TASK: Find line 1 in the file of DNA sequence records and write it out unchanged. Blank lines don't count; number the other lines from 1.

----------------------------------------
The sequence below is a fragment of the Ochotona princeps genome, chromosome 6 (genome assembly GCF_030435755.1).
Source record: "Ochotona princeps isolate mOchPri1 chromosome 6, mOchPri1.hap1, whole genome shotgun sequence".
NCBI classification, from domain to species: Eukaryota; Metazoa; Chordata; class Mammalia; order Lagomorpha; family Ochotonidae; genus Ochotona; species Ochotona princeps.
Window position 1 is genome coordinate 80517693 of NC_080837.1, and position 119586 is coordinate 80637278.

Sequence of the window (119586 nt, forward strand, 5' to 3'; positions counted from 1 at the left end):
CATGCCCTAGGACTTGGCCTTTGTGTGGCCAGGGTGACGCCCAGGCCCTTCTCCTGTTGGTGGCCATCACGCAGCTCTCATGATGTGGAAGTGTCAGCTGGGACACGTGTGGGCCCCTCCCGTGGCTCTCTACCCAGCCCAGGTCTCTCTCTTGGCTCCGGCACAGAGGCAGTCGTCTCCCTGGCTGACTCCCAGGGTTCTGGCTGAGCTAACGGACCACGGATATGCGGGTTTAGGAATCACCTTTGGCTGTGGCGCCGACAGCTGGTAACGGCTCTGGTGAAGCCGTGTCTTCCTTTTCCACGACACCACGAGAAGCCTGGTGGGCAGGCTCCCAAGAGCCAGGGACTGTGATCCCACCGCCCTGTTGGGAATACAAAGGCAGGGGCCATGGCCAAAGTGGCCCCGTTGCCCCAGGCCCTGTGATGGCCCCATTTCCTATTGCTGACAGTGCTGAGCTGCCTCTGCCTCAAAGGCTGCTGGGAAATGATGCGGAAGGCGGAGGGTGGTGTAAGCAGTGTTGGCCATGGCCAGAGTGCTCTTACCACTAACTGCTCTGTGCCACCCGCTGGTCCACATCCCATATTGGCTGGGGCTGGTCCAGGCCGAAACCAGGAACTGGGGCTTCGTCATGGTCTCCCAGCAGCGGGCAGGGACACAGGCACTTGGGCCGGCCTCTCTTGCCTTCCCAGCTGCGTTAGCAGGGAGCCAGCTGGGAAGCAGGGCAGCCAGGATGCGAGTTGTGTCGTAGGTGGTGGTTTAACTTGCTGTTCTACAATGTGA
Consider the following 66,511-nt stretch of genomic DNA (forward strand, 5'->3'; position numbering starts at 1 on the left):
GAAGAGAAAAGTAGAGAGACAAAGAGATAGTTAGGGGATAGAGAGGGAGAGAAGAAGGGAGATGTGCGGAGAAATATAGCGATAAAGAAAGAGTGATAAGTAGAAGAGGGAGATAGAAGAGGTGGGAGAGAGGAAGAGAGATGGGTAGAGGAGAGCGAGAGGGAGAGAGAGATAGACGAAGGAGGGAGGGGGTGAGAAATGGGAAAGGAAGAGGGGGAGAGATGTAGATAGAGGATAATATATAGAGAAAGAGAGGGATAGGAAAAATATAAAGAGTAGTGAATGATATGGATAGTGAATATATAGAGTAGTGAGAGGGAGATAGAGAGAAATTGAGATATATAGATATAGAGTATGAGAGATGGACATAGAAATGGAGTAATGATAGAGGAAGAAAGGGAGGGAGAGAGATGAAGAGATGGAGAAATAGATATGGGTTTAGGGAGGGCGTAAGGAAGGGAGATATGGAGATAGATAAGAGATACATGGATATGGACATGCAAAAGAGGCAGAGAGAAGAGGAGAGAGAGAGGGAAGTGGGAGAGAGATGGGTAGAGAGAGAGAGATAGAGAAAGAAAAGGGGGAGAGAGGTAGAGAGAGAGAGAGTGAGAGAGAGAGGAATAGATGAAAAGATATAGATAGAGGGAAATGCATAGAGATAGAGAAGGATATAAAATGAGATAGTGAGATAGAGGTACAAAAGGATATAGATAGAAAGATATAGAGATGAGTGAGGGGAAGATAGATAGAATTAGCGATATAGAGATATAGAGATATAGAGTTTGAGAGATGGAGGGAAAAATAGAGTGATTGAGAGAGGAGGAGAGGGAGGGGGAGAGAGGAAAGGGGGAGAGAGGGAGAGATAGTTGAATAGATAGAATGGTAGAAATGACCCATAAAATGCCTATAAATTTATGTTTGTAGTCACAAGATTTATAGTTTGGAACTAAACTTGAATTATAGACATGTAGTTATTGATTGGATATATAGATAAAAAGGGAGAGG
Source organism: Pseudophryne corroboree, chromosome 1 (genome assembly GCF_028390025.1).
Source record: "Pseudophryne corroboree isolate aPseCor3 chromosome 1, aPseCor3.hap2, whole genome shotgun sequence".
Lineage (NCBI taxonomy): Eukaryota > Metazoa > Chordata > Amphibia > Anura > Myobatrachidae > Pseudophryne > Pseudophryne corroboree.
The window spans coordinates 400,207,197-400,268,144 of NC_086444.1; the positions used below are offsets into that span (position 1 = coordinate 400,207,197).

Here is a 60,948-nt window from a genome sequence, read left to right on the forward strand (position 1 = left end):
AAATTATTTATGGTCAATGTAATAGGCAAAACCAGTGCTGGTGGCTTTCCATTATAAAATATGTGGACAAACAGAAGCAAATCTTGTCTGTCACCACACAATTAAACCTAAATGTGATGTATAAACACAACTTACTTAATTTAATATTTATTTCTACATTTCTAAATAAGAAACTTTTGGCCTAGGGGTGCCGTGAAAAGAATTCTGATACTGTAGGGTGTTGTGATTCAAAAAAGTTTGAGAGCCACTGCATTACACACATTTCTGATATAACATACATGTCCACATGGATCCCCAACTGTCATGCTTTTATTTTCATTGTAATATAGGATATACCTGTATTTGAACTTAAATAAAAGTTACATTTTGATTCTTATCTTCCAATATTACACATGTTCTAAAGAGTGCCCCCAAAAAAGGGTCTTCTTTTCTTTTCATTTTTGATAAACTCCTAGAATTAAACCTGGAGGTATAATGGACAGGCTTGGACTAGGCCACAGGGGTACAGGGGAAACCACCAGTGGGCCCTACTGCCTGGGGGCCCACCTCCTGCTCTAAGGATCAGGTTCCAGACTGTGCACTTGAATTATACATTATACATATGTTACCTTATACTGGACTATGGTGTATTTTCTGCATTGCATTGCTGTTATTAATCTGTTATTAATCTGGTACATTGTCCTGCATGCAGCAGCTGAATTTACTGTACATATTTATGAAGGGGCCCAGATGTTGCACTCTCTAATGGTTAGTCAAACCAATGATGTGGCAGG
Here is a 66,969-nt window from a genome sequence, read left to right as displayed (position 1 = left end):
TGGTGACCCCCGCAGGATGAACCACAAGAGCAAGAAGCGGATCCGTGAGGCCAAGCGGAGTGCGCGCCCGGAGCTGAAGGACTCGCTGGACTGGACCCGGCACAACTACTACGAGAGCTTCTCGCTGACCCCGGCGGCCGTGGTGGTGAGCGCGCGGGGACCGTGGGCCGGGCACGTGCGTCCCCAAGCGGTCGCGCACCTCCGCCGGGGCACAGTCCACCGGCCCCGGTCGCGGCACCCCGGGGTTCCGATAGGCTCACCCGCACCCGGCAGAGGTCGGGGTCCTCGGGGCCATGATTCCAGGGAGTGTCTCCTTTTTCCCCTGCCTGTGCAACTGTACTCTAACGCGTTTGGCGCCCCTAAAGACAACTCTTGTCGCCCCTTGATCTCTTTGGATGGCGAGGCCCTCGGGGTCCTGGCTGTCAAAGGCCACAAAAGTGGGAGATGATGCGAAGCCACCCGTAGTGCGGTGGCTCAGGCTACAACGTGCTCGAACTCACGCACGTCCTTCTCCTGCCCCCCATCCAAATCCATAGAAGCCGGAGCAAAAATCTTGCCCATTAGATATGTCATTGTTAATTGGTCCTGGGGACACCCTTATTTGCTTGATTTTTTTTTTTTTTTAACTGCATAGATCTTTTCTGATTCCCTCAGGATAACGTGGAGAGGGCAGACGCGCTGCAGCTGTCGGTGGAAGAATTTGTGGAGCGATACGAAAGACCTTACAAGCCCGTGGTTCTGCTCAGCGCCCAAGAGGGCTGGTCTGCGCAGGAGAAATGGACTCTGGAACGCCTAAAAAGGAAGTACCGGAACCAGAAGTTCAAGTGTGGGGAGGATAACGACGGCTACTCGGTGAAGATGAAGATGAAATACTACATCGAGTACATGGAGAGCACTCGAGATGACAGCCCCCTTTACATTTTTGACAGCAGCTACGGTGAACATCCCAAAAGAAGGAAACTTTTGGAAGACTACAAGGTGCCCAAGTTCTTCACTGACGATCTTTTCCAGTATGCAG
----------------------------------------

The sequence below is a fragment of the Ochotona princeps genome, chromosome 6 (genome assembly GCF_030435755.1).